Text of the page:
Misconceptions fueled the opioid epidemic. Doctors were led to believe the opioids they prescribed for pain posed little danger to their patients. Patients were told there was no danger of addiction as long as they used the pills only to control pain. Police and emergency workers weren't being trained or given the tools to deal with drug overdoses as medical emergencies.
Many of those who became dependent on pills weren't aware that might ultimately lead to heroin, HIV and hepatitis C, or that the fentanyl-laced street drugs they were taking might be 100 times more powerful than traditional heroin.
And, most tragic of all, individuals and families caught in the grip of opioid addiction often haven't known where to turn for help.
Those cumulative failures of understanding have fueled a local, state and national tragedy, the dimensions of which are still expanding.
That's why, in addition to new laws, new policing and medical strategies, and increased funding, the battle against opioids must emphasize increased understanding of the disease of addiction and how to fight it.
Indiana this week launched a website that offers information and connections for those working against addiction, those struggling with it, and anyone who wants to understand the problem or find a way to help.
Chosen by Gov. Eric Holcomb as his point person in the war against drugs, Jim McClelland this spring outlined a series of initiatives aimed at helping addicts survive and recover, as well as preventing others from falling into addiction.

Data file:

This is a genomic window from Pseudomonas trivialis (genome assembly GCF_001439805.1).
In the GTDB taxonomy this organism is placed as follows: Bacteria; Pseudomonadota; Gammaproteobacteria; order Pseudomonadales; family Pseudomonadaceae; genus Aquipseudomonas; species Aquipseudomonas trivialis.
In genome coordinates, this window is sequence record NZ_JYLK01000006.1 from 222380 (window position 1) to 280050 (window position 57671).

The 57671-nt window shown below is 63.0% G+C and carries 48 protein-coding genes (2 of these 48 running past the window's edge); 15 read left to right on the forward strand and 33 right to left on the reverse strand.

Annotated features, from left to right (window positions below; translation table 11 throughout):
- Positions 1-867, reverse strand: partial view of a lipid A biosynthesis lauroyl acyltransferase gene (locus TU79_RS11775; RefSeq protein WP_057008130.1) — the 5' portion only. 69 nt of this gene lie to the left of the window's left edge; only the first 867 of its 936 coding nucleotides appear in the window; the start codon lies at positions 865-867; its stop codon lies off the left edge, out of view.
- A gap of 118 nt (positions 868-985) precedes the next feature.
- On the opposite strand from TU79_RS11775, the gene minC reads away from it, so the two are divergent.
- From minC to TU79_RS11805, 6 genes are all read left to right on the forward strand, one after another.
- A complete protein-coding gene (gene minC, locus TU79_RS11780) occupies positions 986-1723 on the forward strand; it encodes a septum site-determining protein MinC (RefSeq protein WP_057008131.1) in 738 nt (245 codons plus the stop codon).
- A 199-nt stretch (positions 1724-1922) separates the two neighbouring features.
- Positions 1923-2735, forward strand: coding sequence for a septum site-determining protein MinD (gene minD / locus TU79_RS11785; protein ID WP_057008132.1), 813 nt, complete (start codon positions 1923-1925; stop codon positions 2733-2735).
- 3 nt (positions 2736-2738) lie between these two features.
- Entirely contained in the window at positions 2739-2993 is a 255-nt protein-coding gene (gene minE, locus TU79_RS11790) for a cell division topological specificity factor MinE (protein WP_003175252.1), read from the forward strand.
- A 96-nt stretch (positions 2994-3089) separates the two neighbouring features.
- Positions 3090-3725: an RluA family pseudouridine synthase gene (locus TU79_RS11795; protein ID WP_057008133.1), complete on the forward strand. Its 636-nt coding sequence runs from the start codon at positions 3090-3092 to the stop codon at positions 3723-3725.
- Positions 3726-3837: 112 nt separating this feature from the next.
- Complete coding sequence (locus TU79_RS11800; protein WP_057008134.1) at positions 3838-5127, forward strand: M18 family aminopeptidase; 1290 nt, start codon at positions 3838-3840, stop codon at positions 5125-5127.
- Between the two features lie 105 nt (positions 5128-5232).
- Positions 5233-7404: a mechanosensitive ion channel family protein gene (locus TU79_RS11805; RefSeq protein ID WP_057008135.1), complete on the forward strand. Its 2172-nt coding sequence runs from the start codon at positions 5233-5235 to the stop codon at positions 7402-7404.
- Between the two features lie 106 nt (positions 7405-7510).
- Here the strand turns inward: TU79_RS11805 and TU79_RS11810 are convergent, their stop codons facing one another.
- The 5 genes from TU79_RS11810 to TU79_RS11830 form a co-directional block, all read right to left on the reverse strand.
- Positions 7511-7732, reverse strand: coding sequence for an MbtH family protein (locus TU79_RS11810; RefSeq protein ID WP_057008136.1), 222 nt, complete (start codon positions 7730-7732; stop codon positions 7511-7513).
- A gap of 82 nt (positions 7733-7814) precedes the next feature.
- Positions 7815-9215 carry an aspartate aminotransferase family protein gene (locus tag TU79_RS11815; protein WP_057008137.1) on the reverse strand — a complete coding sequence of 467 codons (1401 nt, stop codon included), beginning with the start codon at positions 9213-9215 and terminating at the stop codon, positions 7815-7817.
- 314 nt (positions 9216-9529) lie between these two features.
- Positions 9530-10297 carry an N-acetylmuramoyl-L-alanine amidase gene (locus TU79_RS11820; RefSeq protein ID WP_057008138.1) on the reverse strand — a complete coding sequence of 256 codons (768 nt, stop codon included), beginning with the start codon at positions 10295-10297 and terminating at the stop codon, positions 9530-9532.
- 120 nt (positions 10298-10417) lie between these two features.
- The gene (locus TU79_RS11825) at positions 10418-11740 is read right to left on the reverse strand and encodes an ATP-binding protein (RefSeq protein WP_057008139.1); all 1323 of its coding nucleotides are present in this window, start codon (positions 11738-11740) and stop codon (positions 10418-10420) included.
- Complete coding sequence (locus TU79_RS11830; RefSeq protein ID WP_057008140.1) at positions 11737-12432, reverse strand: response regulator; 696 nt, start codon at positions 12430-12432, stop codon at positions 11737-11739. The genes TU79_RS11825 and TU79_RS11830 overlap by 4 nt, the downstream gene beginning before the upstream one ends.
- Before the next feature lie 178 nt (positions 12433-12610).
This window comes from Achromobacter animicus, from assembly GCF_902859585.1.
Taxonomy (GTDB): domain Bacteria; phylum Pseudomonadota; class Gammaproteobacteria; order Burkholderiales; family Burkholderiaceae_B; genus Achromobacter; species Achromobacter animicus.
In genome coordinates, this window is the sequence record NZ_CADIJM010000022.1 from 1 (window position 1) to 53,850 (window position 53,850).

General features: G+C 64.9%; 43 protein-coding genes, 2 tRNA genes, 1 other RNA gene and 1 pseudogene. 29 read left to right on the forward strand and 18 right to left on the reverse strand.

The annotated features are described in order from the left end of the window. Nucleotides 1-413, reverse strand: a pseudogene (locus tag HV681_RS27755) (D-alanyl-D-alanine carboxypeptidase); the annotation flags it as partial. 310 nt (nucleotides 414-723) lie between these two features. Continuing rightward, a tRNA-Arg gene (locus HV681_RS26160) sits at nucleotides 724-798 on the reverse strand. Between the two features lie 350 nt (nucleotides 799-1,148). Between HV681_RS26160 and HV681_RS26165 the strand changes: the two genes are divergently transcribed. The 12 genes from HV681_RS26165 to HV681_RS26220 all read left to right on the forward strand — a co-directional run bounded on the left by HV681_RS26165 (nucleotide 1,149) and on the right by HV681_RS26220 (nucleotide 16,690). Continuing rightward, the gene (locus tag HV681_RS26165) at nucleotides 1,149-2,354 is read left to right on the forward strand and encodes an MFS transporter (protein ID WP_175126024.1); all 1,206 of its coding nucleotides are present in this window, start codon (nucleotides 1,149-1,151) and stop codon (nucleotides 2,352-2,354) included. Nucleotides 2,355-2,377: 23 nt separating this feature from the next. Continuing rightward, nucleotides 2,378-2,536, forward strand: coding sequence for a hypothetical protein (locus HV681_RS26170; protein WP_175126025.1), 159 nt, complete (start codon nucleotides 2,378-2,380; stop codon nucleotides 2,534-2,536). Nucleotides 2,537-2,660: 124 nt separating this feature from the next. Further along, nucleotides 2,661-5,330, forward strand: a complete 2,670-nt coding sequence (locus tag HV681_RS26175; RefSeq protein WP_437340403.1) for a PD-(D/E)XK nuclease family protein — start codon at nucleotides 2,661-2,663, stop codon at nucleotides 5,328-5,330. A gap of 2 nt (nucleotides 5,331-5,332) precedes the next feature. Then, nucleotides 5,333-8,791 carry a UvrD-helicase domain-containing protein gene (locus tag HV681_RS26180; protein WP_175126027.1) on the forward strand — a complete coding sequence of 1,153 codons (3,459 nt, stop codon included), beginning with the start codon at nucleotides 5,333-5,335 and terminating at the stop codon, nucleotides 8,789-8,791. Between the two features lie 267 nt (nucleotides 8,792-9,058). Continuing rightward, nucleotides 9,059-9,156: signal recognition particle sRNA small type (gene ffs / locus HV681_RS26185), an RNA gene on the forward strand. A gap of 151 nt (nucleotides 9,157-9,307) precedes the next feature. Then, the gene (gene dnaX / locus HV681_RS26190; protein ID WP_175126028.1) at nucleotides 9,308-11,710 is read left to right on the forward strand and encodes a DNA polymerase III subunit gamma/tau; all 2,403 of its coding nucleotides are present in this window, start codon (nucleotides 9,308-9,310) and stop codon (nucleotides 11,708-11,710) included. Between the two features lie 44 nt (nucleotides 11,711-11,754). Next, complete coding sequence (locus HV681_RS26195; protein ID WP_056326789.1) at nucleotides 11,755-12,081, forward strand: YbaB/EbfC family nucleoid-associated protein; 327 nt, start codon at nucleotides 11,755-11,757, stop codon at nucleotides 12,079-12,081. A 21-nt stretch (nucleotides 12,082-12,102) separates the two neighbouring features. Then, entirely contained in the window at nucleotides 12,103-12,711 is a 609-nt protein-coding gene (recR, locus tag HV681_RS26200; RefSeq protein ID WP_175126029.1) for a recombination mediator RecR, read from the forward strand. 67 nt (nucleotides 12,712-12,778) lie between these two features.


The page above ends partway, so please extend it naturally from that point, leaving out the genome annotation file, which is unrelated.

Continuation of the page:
The website he now oversees, www.in.gov/recovery, seeks to further those goals by providing an easily accessible storehouse of information.
Among other resources, the site offers quick links for those seeking assistance, tips on how to recognize overdose symptoms and administer naloxone as an antidote, and professional guidance for doctors, educators, pharmacists and community leaders.
There is a multi-layered statistical graphic that allows you to follow the evolution and current status of the epidemic statewide and within your county.
“Previously, people had to jump around from site to site to find the one program they needed for a family member or for themselves,” McClelland said in a release Monday. “Now we have a hub to direct them to the right state resources.”
Knowing where to go for reliable information and help doesn't solve the problem, but it is essential.
“This epidemic has been developing for 20 years,” McClelland has observed. “It's a complex problem with many pieces, and there are no quick or easy solutions.
“But, if enough people work together, we can end the epidemic in far less time than it took to create it.”